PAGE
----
People said the Virgin of Michelangelo’s Pietà was much too young. Michelangelo explained that she was so young because her purity kept her from aging. He had made a girl’s face intentionally.
Pietá (1498), Carrara marble, St. Peter’s Basilica, Rome–174 cm × 195 cm [68.5 in × 76.8 in] A public domain Wikigallery photo, published here
Those people overlooked another anomaly: the difference in scale between the Virgin and the Christ lying across her knees.
Michelangelo must have begun with a fascination for the cross design—the Virgin vertical, Christ horizontal. But he saw that the Virgin’s narrow body did not have enough mass, even with all the drapery, to fill out the areas left and right of Christ’s body if it was going to lie completely lengthwise in her lap. He had no choice but to widen her body and hide its gigantic size as he could. And to reduce in scale the body of Jesus, which is perfect according to its own laws but much too small—petit, doll-like—by comparison with the Virgin’s.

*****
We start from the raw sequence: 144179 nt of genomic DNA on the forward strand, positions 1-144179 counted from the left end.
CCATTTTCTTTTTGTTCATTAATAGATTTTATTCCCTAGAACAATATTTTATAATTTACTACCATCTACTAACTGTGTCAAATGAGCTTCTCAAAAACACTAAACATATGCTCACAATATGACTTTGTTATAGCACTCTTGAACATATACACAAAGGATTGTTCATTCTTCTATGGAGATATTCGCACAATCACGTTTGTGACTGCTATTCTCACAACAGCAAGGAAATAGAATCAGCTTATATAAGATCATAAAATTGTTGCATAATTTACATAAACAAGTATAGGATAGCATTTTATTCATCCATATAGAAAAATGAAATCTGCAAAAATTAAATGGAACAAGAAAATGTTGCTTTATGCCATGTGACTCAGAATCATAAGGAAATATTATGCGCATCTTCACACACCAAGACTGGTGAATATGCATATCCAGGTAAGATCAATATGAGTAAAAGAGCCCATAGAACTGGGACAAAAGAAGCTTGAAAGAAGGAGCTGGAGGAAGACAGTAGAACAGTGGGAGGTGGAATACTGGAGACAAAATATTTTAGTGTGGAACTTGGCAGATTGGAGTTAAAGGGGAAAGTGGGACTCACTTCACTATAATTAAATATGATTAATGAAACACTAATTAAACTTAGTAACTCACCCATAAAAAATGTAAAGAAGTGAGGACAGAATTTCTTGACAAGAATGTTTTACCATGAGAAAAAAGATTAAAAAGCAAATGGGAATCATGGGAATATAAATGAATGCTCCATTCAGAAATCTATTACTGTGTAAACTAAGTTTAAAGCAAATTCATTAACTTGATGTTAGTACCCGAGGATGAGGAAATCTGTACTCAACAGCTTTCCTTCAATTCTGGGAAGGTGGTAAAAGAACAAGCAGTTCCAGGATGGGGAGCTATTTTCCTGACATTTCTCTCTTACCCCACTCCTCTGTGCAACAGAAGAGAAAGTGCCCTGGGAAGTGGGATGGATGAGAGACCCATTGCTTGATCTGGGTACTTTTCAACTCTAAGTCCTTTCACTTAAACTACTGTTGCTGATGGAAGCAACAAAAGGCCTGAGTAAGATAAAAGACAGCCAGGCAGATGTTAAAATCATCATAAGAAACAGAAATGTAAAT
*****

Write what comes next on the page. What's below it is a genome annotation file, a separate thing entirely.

Stand the two figures up and see which is bigger. See how wide the Virgin’s shoulders are. Compare her hands with those of Jesus. What about that huge pillar (the Virgin’s leg) that supports the “little” Jesus?
Of course, that this is not at once noticeable is due to Michelangelo’s genius. He was able to put the two figures together just as he wanted them and to make them believable. How did he do that?
The aesthetic geometry of the group is rock-solid. At the slightest weakness in that geometry, that structure, the critic would begin to pick away. But here there is none and he relaxes.
And the folds of the Virgin’s robe, whose purpose was initially to fill in the superfluous space, became everywhere so complex, so surprising and beautiful, that they make the grouchy critic forget what he was going to object to (the Virgin’s size). He gets lost at the fair.
“Fair”? But isn’t the subject a sad one? Yes; and that is the greatest achievement. “It is of such great and rare beauty,” says the biographer Condivi, “that no one sees it who is not moved to pity.” The mood comes across—a mood of silence, sadness, awe. Beauty isn’t of course necessary to provoke pity. Ugliness does that too, and better. And beauty on its own, with no apparent sentimental direction, can move to tears. But here it was made to serve feeling, to make the contemplation of pity more tolerable and more rational.